7.Mr K.K. Venugopal, learned counsel appearing for the respondents, has vehemently contended that there is no justification whatsoever in reversing the finding of the Appellate Tribunal to the effect that the sales in dispute were made to meet the expenses to be incurred for the expansion of sugar industry. According to him the finding of the Appellate Tribunal being a finding of fact, this Court in exercise of its jurisdiction under Article 136 of the Constitution of India read with Section 21 of the Act should not ordinarily interfere with the same. Mr T.VS.N. Chari, learned counsel appearing for the State of Andhra Pradesh, on the other hand contended that the proposal for the expansion of the sugar industry was mooted sometime in June 1970 but it was two years thereafter in April 1972 that the application for licence to expand the industry was made and the licence, in fact, was granted on 26-11-1973.

According to the learned counsel, in December 1971, when the lands were sold, there was no question of spending any money on expansion of the industry because even the application for licence was made on 26-4-1972 and the licence was granted as late as 26-11-1973. It was forcefully contended by Mr Chari that the only urgency to sell the land in December 1971 was to defeat the provisions of the Act which was on its way and came to be enforced on 2-5-1972.

Needless to say that from 2-5-1972 there was total prohibition on the sale of the lands which were subject- matter of the Act. There is plausibility in the argument of Mr Chari but we proceed on the assumption that the sales in dispute were made with a view to meet the expenses to be incurred on the proposed expansion of the sugar industry.

8.Mr Venugopal contended that the sales in dispute, being valid and genuine, were made in good faith. According to him the sales made in good faith, cannot be considered to have been made with a view to avoid or defeat the provisions of the Act. To support his contention he relies on the 730 judgments of this Court in Brijendra Singh v. State of U.R 1 and Jagmal Singh v. State of Up2 In these cases this Court was called upon to interpret sub-section (6) of Section 5 of The Uttar Pradesh Imposition of Ceiling on Land Holdings Act, 1960 (the U.R Act) which is reproduced hereunder:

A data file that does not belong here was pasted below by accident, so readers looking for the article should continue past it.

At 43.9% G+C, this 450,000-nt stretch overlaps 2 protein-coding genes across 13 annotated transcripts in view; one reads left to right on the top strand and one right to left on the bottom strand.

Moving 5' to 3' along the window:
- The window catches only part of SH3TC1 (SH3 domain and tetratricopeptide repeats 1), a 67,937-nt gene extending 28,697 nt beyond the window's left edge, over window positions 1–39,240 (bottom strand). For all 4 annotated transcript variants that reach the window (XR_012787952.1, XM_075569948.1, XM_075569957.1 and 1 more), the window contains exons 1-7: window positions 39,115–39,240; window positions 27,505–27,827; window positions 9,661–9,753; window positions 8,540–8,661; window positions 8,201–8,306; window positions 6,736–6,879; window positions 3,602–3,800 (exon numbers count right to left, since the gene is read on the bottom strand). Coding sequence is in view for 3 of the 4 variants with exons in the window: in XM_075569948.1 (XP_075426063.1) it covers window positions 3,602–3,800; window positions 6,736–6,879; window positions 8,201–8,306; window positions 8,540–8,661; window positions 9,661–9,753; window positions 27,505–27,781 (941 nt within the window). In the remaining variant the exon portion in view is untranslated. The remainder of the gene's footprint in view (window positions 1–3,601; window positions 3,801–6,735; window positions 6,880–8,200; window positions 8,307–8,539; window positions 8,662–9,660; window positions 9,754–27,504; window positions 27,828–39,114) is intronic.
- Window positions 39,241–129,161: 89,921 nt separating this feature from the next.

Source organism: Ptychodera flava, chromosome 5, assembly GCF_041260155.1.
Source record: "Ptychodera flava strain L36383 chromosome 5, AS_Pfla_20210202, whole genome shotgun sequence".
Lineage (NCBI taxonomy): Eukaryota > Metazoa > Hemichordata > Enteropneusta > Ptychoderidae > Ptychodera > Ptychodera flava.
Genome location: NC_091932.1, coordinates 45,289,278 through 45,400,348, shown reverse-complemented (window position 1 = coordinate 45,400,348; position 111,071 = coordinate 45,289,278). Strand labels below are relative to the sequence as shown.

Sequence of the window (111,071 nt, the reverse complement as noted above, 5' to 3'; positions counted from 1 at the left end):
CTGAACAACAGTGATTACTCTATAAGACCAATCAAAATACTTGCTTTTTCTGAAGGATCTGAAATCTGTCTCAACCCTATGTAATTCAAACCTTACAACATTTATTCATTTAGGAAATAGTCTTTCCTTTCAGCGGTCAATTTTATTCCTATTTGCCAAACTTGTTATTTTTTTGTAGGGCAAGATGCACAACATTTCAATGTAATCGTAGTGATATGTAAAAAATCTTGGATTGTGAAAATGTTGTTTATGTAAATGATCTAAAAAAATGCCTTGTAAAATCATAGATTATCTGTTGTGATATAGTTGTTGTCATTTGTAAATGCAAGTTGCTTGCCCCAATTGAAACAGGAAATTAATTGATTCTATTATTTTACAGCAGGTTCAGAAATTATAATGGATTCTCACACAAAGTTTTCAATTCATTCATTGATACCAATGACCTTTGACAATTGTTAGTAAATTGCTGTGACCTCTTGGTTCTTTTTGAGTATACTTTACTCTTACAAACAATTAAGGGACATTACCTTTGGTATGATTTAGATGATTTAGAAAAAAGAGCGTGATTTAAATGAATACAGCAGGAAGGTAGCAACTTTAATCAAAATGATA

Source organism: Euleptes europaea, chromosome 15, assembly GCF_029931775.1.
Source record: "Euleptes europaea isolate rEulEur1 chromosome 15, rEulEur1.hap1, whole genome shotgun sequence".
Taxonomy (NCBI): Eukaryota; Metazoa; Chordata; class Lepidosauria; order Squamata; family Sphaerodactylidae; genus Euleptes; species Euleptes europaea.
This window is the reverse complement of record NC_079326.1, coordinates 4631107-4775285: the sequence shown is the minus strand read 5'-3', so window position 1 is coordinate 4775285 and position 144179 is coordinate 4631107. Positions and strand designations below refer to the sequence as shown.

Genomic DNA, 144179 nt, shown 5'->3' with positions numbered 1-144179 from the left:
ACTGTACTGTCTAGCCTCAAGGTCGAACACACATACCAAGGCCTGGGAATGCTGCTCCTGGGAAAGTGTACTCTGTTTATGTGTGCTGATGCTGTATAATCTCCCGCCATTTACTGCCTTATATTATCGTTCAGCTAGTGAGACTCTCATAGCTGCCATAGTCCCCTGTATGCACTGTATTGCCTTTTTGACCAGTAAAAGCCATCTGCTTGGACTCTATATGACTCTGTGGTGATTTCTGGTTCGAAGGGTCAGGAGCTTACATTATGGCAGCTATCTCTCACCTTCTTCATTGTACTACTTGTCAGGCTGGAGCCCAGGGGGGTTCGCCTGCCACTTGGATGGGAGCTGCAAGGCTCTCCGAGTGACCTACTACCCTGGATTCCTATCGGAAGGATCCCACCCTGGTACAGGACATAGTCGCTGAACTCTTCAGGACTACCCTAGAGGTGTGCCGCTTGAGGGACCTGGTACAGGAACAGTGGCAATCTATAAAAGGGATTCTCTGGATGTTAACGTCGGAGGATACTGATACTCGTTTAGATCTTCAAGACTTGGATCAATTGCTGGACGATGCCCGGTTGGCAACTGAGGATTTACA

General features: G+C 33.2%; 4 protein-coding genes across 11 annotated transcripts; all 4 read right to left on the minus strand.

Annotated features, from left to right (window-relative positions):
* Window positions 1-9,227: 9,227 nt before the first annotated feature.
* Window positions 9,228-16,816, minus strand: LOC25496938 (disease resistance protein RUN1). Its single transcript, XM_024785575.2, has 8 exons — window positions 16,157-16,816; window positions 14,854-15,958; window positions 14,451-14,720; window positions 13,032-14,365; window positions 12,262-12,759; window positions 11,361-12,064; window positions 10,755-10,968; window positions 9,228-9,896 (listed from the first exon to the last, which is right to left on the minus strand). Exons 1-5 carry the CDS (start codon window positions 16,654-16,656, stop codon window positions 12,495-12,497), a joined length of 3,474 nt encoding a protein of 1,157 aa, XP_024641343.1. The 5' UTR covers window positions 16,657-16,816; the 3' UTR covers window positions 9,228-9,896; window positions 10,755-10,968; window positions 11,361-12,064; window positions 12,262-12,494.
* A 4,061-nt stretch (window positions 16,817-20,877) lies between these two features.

"(6) In determining the ceiling area applicable to a tenure-holder, any transfer of land made after twenty-fourth of January, 197 1, which but for the transfer would have been declared surplus land under this Act, shall be ignored and not taken into account:

Provided that nothing in this sub-section shall apply to(a) (b) a transfer proved to the satisfaction of the prescribed authority to be in good faith and for adequate consideration and under an irrevocable instrument not being a benami transaction or for immediate or deferred benefit of the tenure-holder or other members of his family.

Explanation I.- Explanation II.- The burden of proving that a case falls within clause (b) of the proviso shall rest with the party claiming its benefit." The provisions of the Act and the U.P. Act are not pari materia. Under the U.R Act where it is proved to the satisfaction of the prescribed authority that the transfer of land in a given case is in good faith, and satisfies other conditions laid down in clause (b) of the proviso to sub-section (6) of Section 5, the transfer is valid and cannot be ignored while determining the ceiling area of the landowner. On the other hand, under the Act the bona fide or genuine nature of the transfer or the same being made in good faith has no relevance at all. What is required to be proved under the Act by the landowner is that the transfer was not made in anticipation of and to avoid or defeat the provisions of the Act. We are of the view that Section 7(1) of the Act not only requires the transfer to be valid and genuine but also makes it obligatory for the transferor to prove that there was some compelling reason to sell the land at that point of time. Some sort of necessity or compulsion to sell the land has to be proved.